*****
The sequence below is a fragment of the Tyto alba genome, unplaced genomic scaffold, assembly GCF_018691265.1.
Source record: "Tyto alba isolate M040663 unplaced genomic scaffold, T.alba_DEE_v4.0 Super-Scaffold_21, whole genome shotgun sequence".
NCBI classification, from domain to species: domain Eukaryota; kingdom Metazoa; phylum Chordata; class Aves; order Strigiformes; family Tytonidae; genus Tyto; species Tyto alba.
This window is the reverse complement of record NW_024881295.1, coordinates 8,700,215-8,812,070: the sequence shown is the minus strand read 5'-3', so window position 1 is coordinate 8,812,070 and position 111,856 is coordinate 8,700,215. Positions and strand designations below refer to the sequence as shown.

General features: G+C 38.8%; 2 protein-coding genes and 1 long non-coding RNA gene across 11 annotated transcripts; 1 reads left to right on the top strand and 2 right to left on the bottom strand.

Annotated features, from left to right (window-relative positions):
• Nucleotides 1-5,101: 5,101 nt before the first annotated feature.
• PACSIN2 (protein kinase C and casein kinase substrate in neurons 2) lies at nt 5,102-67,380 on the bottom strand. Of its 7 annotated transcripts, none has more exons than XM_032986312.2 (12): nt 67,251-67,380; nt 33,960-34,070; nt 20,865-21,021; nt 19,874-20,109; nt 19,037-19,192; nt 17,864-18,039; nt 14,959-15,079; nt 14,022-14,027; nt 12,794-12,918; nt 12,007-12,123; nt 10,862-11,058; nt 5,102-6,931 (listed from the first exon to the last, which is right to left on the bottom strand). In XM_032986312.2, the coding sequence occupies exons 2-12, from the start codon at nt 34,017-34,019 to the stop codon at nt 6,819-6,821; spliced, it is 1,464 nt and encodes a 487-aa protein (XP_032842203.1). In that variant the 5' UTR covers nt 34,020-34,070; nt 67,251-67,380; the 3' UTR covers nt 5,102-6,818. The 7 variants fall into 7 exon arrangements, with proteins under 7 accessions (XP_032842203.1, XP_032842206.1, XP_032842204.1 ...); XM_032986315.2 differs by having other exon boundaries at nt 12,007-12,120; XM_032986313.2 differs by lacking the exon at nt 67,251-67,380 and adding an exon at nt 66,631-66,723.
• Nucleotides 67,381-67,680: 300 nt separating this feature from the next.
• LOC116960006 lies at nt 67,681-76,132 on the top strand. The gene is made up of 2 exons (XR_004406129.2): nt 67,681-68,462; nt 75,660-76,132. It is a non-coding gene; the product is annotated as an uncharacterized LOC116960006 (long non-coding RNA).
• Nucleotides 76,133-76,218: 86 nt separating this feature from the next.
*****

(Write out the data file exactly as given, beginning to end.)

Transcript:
The sequence below is a fragment of the Tyto alba genome, unplaced genomic scaffold, assembly GCF_018691265.1.
Source record: "Tyto alba isolate M040663 unplaced genomic scaffold, T.alba_DEE_v4.0 Super-Scaffold_21, whole genome shotgun sequence".
NCBI classification, from domain to species: domain Eukaryota; kingdom Metazoa; phylum Chordata; class Aves; order Strigiformes; family Tytonidae; genus Tyto; species Tyto alba.
This window is the reverse complement of record NW_024881295.1, coordinates 8,700,215-8,812,070: the sequence shown is the minus strand read 5'-3', so window position 1 is coordinate 8,812,070 and position 111,856 is coordinate 8,700,215. Positions and strand designations below refer to the sequence as shown.

General features: G+C 38.8%; 2 protein-coding genes and 1 long non-coding RNA gene across 11 annotated transcripts; 1 reads left to right on the top strand and 2 right to left on the bottom strand.

Annotated features, from left to right (window-relative positions):
• Nucleotides 1-5,101: 5,101 nt before the first annotated feature.
• PACSIN2 (protein kinase C and casein kinase substrate in neurons 2) lies at nt 5,102-67,380 on the bottom strand. Of its 7 annotated transcripts, none has more exons than XM_032986312.2 (12): nt 67,251-67,380; nt 33,960-34,070; nt 20,865-21,021; nt 19,874-20,109; nt 19,037-19,192; nt 17,864-18,039; nt 14,959-15,079; nt 14,022-14,027; nt 12,794-12,918; nt 12,007-12,123; nt 10,862-11,058; nt 5,102-6,931 (listed from the first exon to the last, which is right to left on the bottom strand). In XM_032986312.2, the coding sequence occupies exons 2-12, from the start codon at nt 34,017-34,019 to the stop codon at nt 6,819-6,821; spliced, it is 1,464 nt and encodes a 487-aa protein (XP_032842203.1). In that variant the 5' UTR covers nt 34,020-34,070; nt 67,251-67,380; the 3' UTR covers nt 5,102-6,818. The 7 variants fall into 7 exon arrangements, with proteins under 7 accessions (XP_032842203.1, XP_032842206.1, XP_032842204.1 ...); XM_032986315.2 differs by having other exon boundaries at nt 12,007-12,120; XM_032986313.2 differs by lacking the exon at nt 67,251-67,380 and adding an exon at nt 66,631-66,723.
• Nucleotides 67,381-67,680: 300 nt separating this feature from the next.
• LOC116960006 lies at nt 67,681-76,132 on the top strand. The gene is made up of 2 exons (XR_004406129.2): nt 67,681-68,462; nt 75,660-76,132. It is a non-coding gene; the product is annotated as an uncharacterized LOC116960006 (long non-coding RNA).
• Nucleotides 76,133-76,218: 86 nt separating this feature from the next.